9.B.146 The Putative Undecaprenyl-phosphate N-Acetylglucosaminyl Transferase (MurG) Family
The MurG family cosists of thousands of glycosyltransferases, many of which function in bacterial cell wall (peptidoglycan) synthesis. This family is also designated the Glycosyl Transferase (GT) 4, GT4, family, the WecA-like family and the Rfe family. Homologues are found in both prokaryotes and eukaryotes and vary in size from about 300 aas to over 500 aas. They usually exhibit 10 - 15 putative TMSs. The crystal structure of one member of this family, MraY of Aquifex aeolicus, the cell wall biosynthesis enzyme, phospho-MurNAc-pentapeptide translocase, has been solved at 3.3Å resolution (Chung et al. 2013). The structure of this 10 TMS protein reveals the Mg2+ binding site and the probable basis for catalysis.
Translocation of the peptidoglycan precursor Lipid II across the cytoplasmic membrane is a key step in bacterial cell wall synthesis. Using NBD-labelled Lipid II, van Dam et al. (2007) showed that Lipid II transport does not occur spontaneously and is not induced by the presence of single spanning helical transmembrane peptides that facilitate transbilayer movement of membrane phospholipids. MurG catalyses synthesis of Lipid II from Lipid I in lipid vesicles, but it did not result in membrane translocation of Lipid II. It was suggested that a specialized protein machinery is needed for transmembrane movement of Lipid II. It could be demonstrated that Lipid II translocation occurred in isolated Escherichia coli inner membrane vesicles and this transport could be uncoupled from the synthesis of Lipid II at low temperatures. The transport process appeared to be independent of an energy source (ATP or proton motive force). Lipid II transport may be coupled to transglycosylation activity on the periplasmic side of the inner membrane (van Dam et al. 2007).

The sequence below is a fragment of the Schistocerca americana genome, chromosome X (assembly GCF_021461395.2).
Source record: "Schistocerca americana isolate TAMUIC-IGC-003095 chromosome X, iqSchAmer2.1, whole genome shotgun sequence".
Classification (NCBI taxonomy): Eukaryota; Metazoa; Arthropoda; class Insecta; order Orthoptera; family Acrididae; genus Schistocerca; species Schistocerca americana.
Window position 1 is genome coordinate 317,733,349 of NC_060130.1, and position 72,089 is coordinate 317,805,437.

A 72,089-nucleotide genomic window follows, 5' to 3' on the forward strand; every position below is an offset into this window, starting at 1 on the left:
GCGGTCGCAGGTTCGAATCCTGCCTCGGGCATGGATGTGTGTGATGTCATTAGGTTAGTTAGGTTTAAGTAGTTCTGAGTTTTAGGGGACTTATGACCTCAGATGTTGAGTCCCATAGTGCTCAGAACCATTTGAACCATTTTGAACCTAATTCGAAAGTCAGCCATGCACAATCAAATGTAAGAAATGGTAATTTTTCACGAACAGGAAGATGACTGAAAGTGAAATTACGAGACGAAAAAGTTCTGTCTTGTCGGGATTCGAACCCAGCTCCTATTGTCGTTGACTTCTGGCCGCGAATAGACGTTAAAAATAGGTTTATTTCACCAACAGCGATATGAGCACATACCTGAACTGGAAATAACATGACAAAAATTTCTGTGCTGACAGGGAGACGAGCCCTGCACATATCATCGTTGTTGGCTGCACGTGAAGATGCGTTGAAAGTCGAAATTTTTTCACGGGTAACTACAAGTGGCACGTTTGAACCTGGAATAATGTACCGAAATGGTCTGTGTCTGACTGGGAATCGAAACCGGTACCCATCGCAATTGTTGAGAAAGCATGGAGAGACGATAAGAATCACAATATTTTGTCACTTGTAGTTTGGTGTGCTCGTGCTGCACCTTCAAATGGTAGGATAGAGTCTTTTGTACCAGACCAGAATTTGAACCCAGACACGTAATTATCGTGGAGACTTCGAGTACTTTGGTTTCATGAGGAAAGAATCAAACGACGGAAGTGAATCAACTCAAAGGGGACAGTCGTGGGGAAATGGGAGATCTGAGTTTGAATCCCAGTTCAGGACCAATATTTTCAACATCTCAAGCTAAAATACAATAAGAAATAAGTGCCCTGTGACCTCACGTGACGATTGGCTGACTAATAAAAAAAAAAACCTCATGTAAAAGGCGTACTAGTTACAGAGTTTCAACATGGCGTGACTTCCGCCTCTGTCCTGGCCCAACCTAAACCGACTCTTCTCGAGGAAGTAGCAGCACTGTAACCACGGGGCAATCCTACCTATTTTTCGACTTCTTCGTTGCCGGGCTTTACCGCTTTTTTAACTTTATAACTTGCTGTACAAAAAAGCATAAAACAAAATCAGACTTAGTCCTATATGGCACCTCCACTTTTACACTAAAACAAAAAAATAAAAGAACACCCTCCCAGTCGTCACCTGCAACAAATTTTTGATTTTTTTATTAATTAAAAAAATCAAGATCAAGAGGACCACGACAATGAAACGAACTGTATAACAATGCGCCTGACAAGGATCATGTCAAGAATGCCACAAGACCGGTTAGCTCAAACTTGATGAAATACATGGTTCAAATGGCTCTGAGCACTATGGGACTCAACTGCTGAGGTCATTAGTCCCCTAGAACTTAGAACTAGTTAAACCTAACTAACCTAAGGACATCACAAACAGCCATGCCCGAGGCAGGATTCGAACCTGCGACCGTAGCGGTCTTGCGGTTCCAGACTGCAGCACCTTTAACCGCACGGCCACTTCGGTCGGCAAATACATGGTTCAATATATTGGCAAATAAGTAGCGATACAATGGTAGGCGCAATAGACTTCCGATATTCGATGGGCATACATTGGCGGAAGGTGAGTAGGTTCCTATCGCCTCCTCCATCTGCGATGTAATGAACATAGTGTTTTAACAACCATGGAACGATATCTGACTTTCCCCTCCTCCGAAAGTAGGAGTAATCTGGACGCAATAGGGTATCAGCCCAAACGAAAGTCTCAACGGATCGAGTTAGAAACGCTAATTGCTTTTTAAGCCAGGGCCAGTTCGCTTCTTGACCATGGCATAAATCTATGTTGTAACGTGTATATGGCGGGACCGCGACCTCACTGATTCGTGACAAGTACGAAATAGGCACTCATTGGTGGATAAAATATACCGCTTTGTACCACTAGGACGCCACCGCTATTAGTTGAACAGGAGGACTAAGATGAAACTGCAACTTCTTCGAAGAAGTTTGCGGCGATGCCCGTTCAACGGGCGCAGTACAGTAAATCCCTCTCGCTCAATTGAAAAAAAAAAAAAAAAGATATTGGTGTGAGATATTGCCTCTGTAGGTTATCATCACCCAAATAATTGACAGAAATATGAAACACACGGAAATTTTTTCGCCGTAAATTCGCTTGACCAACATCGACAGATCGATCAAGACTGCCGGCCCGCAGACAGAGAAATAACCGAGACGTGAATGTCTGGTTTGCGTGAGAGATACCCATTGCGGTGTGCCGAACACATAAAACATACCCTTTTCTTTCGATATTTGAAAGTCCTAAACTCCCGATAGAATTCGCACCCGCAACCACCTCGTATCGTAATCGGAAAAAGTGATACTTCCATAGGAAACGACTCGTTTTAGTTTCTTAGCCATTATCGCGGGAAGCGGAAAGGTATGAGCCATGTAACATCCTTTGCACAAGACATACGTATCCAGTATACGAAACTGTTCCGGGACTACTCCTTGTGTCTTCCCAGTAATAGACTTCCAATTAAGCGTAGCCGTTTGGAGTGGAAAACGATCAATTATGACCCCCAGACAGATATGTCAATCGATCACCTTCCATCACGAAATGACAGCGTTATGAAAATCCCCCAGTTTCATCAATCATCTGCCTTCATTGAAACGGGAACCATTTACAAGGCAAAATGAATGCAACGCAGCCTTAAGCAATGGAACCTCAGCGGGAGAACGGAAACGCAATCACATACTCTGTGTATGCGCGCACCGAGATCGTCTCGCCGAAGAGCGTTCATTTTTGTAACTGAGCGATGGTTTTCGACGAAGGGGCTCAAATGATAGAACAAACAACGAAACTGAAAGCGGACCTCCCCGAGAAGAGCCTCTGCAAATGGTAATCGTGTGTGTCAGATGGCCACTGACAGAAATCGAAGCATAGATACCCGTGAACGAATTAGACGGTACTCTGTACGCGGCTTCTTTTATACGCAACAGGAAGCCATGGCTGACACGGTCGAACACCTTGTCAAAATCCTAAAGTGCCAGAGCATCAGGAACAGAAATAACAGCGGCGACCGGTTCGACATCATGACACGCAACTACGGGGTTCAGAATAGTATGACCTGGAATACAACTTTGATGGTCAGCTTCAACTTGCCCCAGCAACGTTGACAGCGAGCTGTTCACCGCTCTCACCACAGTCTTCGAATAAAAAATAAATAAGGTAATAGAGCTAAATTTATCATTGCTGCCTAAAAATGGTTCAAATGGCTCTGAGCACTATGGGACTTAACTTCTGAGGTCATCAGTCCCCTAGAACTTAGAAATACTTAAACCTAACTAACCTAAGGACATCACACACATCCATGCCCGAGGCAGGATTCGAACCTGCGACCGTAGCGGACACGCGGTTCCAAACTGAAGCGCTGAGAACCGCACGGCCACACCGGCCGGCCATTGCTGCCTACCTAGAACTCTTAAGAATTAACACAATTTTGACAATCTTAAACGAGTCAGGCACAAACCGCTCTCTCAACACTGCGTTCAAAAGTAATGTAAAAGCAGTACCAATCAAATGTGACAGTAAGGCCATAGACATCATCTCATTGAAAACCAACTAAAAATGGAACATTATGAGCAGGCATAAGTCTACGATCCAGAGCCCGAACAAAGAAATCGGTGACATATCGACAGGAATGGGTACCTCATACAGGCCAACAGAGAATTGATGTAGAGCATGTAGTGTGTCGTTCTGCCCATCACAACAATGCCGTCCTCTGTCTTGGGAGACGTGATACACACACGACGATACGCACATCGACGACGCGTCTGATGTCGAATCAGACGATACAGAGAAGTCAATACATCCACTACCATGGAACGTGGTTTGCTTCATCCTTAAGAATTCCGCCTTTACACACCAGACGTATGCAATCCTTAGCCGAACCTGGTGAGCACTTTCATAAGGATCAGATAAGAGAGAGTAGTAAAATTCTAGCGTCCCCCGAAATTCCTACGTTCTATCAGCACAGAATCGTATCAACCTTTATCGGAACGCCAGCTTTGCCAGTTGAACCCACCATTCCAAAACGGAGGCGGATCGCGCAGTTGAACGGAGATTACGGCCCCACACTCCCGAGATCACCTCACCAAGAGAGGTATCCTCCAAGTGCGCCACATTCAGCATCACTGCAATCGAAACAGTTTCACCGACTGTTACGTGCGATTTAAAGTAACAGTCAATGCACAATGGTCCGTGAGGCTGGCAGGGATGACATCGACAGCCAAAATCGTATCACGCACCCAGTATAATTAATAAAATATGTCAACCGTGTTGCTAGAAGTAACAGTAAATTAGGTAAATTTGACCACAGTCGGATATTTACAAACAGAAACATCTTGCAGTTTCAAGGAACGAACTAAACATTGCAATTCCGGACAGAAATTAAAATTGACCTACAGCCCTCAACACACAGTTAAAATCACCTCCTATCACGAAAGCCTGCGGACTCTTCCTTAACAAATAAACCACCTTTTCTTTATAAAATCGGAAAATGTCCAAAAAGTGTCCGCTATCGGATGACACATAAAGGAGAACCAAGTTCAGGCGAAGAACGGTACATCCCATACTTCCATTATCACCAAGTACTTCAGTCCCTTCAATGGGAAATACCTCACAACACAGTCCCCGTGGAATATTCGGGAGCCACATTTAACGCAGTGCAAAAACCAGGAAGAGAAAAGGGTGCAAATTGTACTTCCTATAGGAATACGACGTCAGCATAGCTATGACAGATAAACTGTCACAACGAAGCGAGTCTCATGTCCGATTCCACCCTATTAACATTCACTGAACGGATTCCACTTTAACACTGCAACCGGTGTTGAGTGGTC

In Escherichia coli, many enzymes including MurG are directly involved in the synthesis and assembly of peptidoglycan. MurG is an essential glycosyltransferase catalysing the last intracellular step of peptidoglycan synthesis. MurG exhibits a random distribution in the cell envelope with a relatively high intensity at the division site. This mid-cell localization is dependent on the presence of a mature divisome (Mohammadi et al. 2007). Its localization in the lateral cell wall appears to require the presence of MreCD. This could indicate a potential interaction between MurG and other proteins. MurG also associates with MreB and MraY in the same protein complex. The loss of rod shape of a mreBCD deletion strain could be ascribed to the loss of MurG membrane localization. Consequently, this could prevent the localized supply of the lipid II precursor to the peptidoglycan synthesizing machinery involved in cell elongation. Possibly the involvement of MurG in peptidoglycan synthesis concerns two complexes, one implicated in cell elongation and the other in division.